On the question of decentralization in Ukraine

Democracy is about voters having a choice among alternative candidates whom they can trust to exercise power responsibly. When such trusted leadership is lacking, democracy is inevitably disappointing and fragile. A presidential election can give prestige to its winner, but it does nothing to develop the broader supply of trusted alternative candidates on which the success of democracy will ultimately depend. This essential supply of trusted democratic leadership can develop best in responsible institutions of local government where successful local leaders can prove their qualifications to become strong competitive candidates for higher office.

Do people in Ukraine feel frustrated by a scarcity of candidates who have developed good reputations for exercising power responsibly in elected office? In other countries, trusted candidates for national leadership are regularly found among governors and mayors who have proven their abilities by delivering better public services in the government of a province or a large city.

But the Ğ¡onstitutions of Ukraine (in both currently disputed versions*) have given the President the power to choose all provincial governors. The incumbent President is the national politician who would have the most to lose from the development of more trusted competitive candidates for national office. Under this constitutional system, we should expect provincial governors to be regularly chosen from among the President’s loyal supporters who are unlikely to develop any independent reputations of trust with the voters.

The transition to an independent democracy in Ukraine was never going to be easy, but I believe that this deeply flawed constitutional structure was also an important contributing factor that people should recognize and try to change. The best hope for developing trusted democratic leadership would be from decentralized local politics in which governors are ultimately responsible to the local voters within their province.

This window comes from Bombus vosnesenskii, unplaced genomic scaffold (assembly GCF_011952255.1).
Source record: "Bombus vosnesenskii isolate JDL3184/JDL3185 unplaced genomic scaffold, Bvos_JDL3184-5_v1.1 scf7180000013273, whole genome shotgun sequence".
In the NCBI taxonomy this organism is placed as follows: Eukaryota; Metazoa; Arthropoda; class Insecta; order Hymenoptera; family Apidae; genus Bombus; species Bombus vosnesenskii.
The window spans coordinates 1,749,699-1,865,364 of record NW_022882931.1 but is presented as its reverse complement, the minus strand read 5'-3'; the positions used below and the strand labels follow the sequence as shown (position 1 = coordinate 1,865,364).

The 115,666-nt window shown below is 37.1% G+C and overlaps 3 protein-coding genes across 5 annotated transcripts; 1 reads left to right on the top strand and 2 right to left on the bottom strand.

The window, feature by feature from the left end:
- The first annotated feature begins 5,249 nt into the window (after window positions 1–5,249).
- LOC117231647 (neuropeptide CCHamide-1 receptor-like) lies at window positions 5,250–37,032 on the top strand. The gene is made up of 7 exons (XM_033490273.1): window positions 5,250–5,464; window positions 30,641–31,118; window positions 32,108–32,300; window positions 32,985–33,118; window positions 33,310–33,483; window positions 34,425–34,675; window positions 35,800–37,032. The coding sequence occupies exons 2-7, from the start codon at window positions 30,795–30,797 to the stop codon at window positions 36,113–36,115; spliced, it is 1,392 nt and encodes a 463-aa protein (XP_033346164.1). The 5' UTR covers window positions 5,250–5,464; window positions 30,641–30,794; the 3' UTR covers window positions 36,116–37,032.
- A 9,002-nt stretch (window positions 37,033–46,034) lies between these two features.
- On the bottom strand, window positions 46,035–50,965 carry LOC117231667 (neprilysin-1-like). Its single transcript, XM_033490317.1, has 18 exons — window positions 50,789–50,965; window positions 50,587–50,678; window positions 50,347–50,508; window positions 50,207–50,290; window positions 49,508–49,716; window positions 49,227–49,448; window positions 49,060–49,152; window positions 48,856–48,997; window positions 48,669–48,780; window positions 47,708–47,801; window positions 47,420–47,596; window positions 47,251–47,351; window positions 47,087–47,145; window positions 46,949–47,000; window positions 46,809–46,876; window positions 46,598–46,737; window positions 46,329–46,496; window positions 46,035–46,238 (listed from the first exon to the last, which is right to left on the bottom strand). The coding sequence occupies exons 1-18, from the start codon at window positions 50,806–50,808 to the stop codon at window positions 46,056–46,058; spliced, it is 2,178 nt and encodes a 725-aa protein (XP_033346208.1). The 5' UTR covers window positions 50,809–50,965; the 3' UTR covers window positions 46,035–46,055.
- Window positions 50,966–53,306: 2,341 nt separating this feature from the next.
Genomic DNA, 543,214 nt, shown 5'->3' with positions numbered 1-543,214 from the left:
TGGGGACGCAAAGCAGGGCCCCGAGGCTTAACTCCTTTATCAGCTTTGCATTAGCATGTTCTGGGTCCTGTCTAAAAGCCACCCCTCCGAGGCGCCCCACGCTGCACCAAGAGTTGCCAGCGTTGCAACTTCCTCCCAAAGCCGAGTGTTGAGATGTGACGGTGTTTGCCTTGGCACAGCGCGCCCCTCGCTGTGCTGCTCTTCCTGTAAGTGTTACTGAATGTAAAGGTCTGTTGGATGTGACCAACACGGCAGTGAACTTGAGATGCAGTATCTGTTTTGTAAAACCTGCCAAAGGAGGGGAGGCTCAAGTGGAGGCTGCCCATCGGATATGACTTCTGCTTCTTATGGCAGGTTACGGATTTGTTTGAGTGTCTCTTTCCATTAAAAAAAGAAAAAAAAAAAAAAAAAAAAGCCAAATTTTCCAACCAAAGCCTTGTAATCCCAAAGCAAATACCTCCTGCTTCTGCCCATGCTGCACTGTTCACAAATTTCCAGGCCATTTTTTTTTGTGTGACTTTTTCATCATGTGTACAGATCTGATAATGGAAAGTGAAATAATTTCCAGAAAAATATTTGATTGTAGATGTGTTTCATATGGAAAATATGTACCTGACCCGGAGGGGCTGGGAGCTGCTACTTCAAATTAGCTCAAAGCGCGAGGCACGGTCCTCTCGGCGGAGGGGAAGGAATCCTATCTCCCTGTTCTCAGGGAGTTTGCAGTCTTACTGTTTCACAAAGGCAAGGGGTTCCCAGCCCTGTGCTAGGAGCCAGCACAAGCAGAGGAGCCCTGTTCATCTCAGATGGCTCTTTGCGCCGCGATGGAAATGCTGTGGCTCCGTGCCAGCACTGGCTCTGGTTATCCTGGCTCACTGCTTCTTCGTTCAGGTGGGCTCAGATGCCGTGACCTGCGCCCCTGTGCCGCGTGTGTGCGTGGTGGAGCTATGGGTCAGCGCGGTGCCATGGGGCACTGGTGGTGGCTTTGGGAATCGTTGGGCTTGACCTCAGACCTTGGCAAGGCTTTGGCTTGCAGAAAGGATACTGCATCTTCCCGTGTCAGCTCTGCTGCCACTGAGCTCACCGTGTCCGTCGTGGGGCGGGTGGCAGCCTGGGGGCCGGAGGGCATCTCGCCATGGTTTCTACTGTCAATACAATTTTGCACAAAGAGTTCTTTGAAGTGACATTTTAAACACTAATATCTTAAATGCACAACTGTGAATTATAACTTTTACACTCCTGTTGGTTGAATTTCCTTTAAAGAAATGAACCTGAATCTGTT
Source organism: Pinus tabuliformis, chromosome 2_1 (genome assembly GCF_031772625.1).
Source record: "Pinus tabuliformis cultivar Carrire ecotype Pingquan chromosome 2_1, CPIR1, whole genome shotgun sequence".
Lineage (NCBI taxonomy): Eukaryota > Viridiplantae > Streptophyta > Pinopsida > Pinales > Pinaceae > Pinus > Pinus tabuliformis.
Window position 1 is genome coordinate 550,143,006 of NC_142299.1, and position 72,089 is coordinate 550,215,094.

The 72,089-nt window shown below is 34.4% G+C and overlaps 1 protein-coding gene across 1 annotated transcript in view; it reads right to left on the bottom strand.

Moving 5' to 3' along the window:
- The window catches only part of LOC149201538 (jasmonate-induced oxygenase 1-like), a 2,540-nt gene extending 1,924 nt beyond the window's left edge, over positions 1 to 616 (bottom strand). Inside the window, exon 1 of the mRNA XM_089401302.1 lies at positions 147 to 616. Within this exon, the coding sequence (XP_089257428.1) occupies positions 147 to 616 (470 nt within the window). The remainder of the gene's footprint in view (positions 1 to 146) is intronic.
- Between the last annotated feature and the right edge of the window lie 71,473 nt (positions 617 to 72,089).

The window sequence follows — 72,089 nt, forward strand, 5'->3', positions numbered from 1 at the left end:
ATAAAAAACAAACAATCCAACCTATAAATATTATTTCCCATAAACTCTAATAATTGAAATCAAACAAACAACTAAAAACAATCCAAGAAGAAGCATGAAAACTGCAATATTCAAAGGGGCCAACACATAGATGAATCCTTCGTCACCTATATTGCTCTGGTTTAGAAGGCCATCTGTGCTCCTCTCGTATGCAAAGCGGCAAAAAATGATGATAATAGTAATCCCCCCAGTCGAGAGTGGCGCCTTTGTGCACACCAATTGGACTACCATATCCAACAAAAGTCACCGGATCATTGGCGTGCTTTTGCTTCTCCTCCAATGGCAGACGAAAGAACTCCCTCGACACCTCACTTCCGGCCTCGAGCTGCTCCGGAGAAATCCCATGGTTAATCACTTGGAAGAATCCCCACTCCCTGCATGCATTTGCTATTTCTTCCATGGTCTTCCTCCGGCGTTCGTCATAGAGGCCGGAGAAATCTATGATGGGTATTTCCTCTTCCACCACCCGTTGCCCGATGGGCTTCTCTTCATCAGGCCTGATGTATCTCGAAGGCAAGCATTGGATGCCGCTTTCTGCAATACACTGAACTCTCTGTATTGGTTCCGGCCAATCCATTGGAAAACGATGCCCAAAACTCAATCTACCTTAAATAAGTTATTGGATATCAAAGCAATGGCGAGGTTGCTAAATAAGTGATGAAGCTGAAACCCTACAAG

Some who hope to gain national power might be tempted by the prospect of appointing dozens of supporters to powerful local offices throughout the country. But those who truly want to build a strong competitive democratic system in Ukraine should consider supporting constitutional reforms that would decentralize some share of responsible power to locally elected leaders in each province.

Locally elected councils already exist in each province or oblast of Ukraine. A constitutional reform to give these local councils the power to choose their own governors could be a vital step toward easing regional tensions and building stronger democracy in Ukraine.

For more information, see the Ukraine Decentralization Initiative website.

*Note: There has been some dispute about the legality of constitutional amendments that were passed by the Verkhovna Rada (parliament) in 2004. These amendments increased parliamentary control over the national government but did not affect Article 118, which gives the President the power to appoint and dismiss the heads of local state administrations.

[See also my 2011 blog post about decentralization in Egypt and Ukraine.]


2 Responses to “On the question of decentralization in Ukraine”

  1. Solomia Says:

    Because too many parties in Ukraine you can’t simply follow the American process of having elections in each region for a governor. America has 2 primary parties (Democrat or Republican). Do not decentralize Ukraine any further because we need the central gov to remain with the capitol. The recent problem has nothing to do with decentralization it had to be with a corrupt president. Don’t fix what isn’t broken.

  2. Phil Hudson Says:

    Saw your piece on the Koev Post web site. Spot in – I believe I am right in thinking that the system of centralised appointment of local governors tracks back to Ivan the Terrible and his ‘Oprichniki’ appointed to control miscreant boyars. It’s not difficult to understand why the communists would keep this and so to the present day!

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